Jimmy Reid Foundation makes the case for greater local government funding

New report commissioned by Unison highlights importance of negotiations between the Scottish Government and the Scottish Greens

A NEW REPORT from the Jimmy Reid Foundation (JRF) has advocated the Scottish Government’s public sector pay rises require greater funding for local government.

Commissioned by the trade union Unison and undertaken by Professor Mike Danson and Dr Rebecca Stirzaker of Heriot-Watt University, Professor Christine Cooper of the University of Strathclyde and Dr Geoff Whittam of Glasgow Caledonian University, ‘The contribution local government makes to our communities and local economies’ comes at a crucial point in the process of finalising the Scottish budget for 2018/19.

The report argues that the one per cent pay cap on public sector pay increases imposed by the UK Government has distorted labour markets, is unfair of those who deliver public services, and has impacted the ability of public sector employers to attract and retain staff.

READ MORE: Common Weal comments on Scottish Draft Budget

The Scottish Government has announced that it will deliver a three per cent pay rise for all public sector workers earning less than £30,000 and a two per cent pay rise for those earning more than £30,000.

However, the new JRF report argues that these increases, while they would have expansionary effects on the Scottish economy, can only be delivered affordably with a further increase in funding for local government, such as is currently being pursued by the Scottish Greens.

The report also oncludes that the net costs to both the Scottish and UK budgets of including local government workers in the Scottish Public Sector Pay Policy, under which the announced increases are codified, would be roughly £45m. While the report acknowledges that this would add to the costs of the Scottish budget, incomes and gross value added (GVA) would increase by roughly £70m.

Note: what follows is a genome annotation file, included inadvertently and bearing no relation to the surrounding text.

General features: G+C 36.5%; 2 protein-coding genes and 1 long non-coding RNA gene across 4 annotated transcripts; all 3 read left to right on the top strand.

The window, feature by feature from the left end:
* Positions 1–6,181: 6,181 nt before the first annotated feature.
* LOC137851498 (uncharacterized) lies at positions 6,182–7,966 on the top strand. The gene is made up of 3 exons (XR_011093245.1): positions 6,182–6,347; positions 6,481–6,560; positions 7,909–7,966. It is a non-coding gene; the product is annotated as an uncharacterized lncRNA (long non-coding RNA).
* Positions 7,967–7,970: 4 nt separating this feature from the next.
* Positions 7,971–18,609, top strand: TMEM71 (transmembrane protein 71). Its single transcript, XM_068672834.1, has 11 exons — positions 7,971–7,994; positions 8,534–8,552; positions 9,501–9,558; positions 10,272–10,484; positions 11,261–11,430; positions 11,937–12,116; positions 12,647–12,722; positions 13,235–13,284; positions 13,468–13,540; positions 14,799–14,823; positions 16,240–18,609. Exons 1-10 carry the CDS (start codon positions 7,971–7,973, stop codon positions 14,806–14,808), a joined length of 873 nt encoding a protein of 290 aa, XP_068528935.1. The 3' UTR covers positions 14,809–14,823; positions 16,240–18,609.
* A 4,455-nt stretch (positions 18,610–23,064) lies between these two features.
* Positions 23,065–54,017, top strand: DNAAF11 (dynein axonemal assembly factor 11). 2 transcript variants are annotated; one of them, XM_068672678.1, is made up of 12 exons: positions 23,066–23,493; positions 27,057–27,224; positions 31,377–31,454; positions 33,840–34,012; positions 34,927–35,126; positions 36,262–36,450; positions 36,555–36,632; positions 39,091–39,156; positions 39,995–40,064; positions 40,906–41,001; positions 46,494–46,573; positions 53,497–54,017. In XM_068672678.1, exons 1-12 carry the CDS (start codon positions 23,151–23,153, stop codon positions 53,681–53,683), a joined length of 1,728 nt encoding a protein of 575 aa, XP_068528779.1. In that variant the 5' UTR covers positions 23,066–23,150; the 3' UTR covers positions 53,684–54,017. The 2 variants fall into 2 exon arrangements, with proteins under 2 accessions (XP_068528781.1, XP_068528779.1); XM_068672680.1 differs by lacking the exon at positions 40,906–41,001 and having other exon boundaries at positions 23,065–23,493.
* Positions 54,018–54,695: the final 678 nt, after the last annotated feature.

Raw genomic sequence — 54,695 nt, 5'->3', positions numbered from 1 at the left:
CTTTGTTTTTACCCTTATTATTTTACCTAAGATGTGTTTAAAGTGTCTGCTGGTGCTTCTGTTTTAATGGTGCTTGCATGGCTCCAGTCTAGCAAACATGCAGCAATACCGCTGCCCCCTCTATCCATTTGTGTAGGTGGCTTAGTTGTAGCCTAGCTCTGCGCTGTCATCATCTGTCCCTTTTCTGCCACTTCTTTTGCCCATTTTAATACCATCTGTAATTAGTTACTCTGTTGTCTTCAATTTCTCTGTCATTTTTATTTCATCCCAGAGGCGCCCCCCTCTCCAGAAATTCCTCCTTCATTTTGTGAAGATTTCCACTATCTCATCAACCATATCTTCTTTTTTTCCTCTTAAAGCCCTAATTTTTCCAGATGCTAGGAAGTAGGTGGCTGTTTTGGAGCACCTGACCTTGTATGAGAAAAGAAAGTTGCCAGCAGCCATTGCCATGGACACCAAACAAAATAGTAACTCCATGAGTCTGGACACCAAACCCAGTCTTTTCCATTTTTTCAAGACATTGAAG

Conversely, equivalent tax cuts for higher income groups, as traditionally favoured by the Conservative Party, would lead to further austerity cuts, job losses and a fall in incomes.

Commenting on the report, lead author Mike Danson, Professor of Enterprise Policy at Heriot-Watt University, said: “Boosting the wages of lower paid public sector workers can ameliorate austerity cuts and generate expansion in the Scottish economy more effectively and efficiently than cutting taxes for the rich and powerful or building major infrastructure projects.”

“Local government has become the poor relation of the public sector in Scotland.” Jimmy Reid Foundation director Professor Gregor Gall

Professor Gregor Gall, director of the Jimmy Reid Foundation, also welcomed the report, added: “Local government has become the poor relation of the public sector in Scotland. Its workers have suffered continual job losses and real term pay cuts.

“This Scottish Budget, with the new tax raising powers available to the Scottish Government, is a big opportunity for the SNP to make good on its claim to be a left-of-centre social democratic party. Claiming to be so dictates that local government is now properly funded for its jobs, workers’ pay levels and services to the public.

“This report gives the SNP all the arguments and evidence it will ever need to take this important step.”

Earlier this week, the Scottish Parliament’s local government committee stated in a report that “the outcome of the Scottish Government’s public sector pay policy creates an expectation as to what local government workers might receive”.

“Local government needs to be in a position of knowing that they have the resources available to make a fair pay offer.” Scottish Green co-convener Patrick Harvie

Last week, the Scottish Government backed a Green amendment calling for additional funds in the draft budget to protect frontline services and local councils.

Scottish Green co-convener Patrick Harvie commented on the ongoing budget negotiations, saying: “Local government needs to be in a position of knowing that they have the resources available to make a fair pay offer for all those people.

“A lot of councils are budgeting for something like a two per cent pay increase. Well, if they want to go that little bit further and reach inflation, then there’s got to be a fair contribution.”

Picture courtesy of the Scottish Government

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